Displacement Current: Definition & Function

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  • 0:04 Electric Current and…
  • 0:54 The Maxwell-Ampere Law
  • 2:30 Displacement Current
  • 3:24 Electromagnetic Wave…
  • 4:24 Lesson Summary
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Lesson Transcript
Instructor: Damien Howard

Damien has a master's degree in physics and has taught physics lab to college students.

Discover what displacement current is and how its theory was developed. Then, explore how the structure of electromagnetic waves and how they propagate through space are related to displacement current.

Electric Current and Magnetic Field

Introductory physics courses are split into several main topics, and one of the largest of those topics is electricity and magnetism. Electricity and magnetism are put together on a single topic because they are intrinsically related to each other. The first hint physics students see of this relationship is when working with current carrying wires. As electric current travels through a wire, it creates magnetic field lines around the wire.

The type of current we've been talking about so far is called conduction current, which is the current created by the movement of electrons through a conductor such as an electrical wire. This is the type of current you're probably most familiar with, but there's also another type of current you may not know about called displacement current. In this lesson, you're going to learn how displacement current differs from conduction current, and how it's important in the propagation of electromagnetic waves.

The Maxwell-Ampere Law

The development of the theory of displacement current can be traced back to a famous physicist named James Clerk Maxwell. Maxwell is most well-known for what are simply called Maxwell's equations. Together, the four equations form an elegant way to state the fundamentals of electricity and magnetism. For displacement current, we will be most concerned with one of these equations known as the Maxwell-Ampere law.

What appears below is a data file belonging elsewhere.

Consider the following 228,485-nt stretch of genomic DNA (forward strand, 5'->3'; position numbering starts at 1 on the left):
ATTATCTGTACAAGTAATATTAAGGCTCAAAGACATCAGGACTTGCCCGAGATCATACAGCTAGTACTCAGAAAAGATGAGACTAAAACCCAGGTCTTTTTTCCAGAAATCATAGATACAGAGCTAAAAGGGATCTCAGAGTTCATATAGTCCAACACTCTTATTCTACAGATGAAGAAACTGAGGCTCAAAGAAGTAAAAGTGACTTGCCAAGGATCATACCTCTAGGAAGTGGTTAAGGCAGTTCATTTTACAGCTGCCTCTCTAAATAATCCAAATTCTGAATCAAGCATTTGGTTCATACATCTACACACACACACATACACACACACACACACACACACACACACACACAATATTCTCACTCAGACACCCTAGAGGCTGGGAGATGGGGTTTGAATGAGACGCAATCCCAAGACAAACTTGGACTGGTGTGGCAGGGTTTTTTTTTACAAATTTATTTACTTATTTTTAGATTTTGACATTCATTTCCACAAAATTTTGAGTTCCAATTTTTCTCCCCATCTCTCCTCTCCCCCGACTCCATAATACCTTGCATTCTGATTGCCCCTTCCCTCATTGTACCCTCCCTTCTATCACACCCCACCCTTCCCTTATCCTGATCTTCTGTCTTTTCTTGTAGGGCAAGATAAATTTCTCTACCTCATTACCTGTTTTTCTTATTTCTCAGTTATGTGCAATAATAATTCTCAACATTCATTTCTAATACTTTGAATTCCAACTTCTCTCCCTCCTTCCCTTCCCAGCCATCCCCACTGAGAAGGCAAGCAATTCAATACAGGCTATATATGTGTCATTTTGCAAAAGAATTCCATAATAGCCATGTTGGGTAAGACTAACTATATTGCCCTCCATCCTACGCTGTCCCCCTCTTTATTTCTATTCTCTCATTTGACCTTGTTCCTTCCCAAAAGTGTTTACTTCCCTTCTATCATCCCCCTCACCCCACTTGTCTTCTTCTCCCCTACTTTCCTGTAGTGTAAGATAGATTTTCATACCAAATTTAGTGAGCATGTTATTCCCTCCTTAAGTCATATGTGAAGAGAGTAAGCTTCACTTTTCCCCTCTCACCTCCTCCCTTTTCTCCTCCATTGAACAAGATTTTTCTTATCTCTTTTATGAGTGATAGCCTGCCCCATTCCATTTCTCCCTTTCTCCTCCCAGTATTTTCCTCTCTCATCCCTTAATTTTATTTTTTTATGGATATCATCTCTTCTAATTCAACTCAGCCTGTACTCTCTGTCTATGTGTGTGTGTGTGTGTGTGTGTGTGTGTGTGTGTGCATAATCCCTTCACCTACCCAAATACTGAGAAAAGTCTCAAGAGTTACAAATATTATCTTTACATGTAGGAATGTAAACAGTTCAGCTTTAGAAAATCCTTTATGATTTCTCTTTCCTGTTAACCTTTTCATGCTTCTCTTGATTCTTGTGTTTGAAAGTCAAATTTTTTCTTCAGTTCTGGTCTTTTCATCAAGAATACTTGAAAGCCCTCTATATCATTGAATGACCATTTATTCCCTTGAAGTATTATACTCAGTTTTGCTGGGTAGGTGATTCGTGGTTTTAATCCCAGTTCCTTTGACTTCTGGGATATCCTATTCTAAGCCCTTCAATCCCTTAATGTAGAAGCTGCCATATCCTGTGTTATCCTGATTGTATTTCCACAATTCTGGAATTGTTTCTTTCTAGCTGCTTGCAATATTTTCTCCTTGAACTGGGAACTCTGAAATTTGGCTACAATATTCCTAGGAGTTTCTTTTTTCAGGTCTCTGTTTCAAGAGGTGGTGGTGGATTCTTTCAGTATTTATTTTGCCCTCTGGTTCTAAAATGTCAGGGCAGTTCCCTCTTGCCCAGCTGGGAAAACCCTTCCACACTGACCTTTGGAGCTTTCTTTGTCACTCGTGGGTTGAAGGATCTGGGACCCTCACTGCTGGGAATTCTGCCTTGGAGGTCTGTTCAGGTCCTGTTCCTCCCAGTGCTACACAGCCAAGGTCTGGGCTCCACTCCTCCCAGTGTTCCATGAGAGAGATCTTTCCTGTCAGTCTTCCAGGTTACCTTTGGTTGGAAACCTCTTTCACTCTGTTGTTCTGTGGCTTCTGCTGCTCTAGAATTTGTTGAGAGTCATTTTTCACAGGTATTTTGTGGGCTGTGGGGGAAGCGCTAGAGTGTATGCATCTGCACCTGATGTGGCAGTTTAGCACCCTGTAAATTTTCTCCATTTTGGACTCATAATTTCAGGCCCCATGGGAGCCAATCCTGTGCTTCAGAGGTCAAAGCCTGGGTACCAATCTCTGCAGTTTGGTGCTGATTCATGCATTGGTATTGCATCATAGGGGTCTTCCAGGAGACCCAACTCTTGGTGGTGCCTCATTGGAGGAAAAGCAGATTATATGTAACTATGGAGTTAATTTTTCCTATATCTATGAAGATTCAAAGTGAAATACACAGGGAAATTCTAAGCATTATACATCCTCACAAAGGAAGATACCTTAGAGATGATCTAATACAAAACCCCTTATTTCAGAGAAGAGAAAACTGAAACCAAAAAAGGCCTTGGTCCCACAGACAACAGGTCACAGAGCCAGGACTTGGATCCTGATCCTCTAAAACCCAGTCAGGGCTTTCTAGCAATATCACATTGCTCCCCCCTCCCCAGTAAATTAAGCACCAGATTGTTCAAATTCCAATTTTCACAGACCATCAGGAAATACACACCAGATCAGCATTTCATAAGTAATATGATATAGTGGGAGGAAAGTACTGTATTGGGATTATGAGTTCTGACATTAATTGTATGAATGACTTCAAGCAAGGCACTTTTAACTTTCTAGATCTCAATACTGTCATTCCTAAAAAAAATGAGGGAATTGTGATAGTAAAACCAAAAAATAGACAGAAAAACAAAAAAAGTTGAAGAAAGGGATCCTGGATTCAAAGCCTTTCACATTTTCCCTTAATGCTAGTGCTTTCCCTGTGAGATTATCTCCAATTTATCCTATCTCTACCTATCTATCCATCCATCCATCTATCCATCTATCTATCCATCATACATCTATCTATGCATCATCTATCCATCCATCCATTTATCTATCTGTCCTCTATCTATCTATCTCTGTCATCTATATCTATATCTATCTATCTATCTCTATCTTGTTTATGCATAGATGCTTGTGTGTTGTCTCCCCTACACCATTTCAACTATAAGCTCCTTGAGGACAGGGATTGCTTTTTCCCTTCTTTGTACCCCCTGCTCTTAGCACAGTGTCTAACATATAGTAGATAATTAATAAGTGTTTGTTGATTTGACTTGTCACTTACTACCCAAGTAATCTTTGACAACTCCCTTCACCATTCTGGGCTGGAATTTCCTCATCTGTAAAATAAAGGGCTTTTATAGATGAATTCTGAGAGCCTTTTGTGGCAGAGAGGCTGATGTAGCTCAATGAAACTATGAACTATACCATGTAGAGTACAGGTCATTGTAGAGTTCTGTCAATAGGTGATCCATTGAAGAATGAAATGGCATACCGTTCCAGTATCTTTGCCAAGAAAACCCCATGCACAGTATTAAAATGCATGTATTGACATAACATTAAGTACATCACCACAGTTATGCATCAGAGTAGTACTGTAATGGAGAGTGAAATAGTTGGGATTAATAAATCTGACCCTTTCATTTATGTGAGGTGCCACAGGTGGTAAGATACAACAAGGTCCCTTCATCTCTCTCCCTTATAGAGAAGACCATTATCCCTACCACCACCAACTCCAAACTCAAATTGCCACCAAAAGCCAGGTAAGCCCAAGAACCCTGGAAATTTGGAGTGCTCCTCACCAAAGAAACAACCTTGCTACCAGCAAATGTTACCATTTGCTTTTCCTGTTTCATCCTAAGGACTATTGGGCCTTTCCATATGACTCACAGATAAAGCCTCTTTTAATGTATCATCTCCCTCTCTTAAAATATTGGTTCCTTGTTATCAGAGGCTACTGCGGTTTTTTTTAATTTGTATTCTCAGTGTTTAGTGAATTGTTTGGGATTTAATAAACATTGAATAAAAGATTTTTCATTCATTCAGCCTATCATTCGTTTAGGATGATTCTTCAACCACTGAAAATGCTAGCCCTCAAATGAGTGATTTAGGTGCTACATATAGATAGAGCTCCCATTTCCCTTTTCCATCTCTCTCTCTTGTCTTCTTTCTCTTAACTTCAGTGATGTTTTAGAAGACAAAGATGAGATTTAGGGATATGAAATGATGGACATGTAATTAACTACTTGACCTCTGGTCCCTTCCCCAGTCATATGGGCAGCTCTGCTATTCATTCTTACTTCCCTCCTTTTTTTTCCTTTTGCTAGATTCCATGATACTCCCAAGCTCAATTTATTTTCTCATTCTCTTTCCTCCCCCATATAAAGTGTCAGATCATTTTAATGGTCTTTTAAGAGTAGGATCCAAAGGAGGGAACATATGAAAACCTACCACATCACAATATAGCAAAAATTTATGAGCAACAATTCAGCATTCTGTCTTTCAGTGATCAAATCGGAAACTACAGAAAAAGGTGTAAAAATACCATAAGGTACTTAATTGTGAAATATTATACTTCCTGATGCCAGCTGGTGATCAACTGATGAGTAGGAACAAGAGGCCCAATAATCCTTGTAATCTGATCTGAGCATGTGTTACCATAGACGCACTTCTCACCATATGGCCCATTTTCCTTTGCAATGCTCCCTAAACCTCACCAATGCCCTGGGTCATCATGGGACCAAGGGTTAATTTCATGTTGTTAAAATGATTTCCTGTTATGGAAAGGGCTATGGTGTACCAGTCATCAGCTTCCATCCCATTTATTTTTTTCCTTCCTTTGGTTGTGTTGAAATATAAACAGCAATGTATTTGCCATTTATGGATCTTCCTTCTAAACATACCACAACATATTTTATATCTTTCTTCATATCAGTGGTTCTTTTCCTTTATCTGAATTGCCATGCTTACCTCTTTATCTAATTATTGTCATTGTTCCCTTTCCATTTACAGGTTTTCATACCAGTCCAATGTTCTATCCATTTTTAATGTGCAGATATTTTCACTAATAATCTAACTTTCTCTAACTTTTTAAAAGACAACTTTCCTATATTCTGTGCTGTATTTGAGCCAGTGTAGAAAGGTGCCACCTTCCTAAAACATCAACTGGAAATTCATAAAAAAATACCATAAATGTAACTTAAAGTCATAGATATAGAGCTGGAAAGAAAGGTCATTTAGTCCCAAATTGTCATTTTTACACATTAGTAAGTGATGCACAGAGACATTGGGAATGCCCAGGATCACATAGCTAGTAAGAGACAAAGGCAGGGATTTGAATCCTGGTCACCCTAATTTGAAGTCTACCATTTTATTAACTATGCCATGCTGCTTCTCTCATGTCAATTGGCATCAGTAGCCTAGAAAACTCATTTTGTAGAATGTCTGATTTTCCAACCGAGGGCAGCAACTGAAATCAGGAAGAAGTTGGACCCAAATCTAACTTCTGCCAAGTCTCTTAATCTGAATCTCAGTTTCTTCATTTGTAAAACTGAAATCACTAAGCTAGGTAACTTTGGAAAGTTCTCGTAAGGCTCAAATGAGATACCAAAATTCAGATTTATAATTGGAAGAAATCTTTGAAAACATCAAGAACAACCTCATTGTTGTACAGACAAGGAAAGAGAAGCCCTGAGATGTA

Before Maxwell, Andre-Marie Ampere had developed the famous equation known as Ampere's law. Ampere's law relates the magnetic field (B) surrounding a closed loop to the conduction current (I) traveling through that loop multiplied by a constant known as the permeability of free space (μ0).


amperes law


Ampere's law as it was originally written holds true whenever you have a continuous conduction current, but there are cases when problems arise in the law as it's written. The classical example of this is a circuit with a capacitor in it. The diagram below depicts a voltage source at the bottom charging a capacitor at the top. You can see positive charge (+Q) and negative charge (-Q) gather on opposite plates of the capacitor.


basic circuit with a capacitor


When the capacitor is charging and discharging, current flows through the wires creating a magnetic field, but between the plates of the capacitor, there is no current flowing. According to Ampere's law there can be no magnetic field created by the current here, but we know that magnetic field does in fact exist. Maxwell realized this discrepancy in Ampere's law, and added an additional term to Ampere's law to resolve the issue.


maxwell ampere law


This final form of the equation is known as the Maxwell-Ampere law.

Displacement Current

The part Maxwell added to it is what we call the displacement current (Id), but what is it? To understand this, let's look at its formula.


displacement current


This equation consists of two terms multiplied together. The first is known as the permittivity of free space (ε0), and the second is the derivative with respect to time of electric flux (ΦE). Electric flux is the rate of flow of an electric field through a given area. By taking its derivative with respect to time, we're looking at the change in that rate of flow over time.

The addition of the displacement current term in Maxwell-Ampere law tells us that this change in an electric field's rate of flow over time can act like a current and generate a magnetic field. This law is then the natural pair to Faraday's law, which tells us that a changing magnetic field (B/dt) can create an electric field (E).


faradays law


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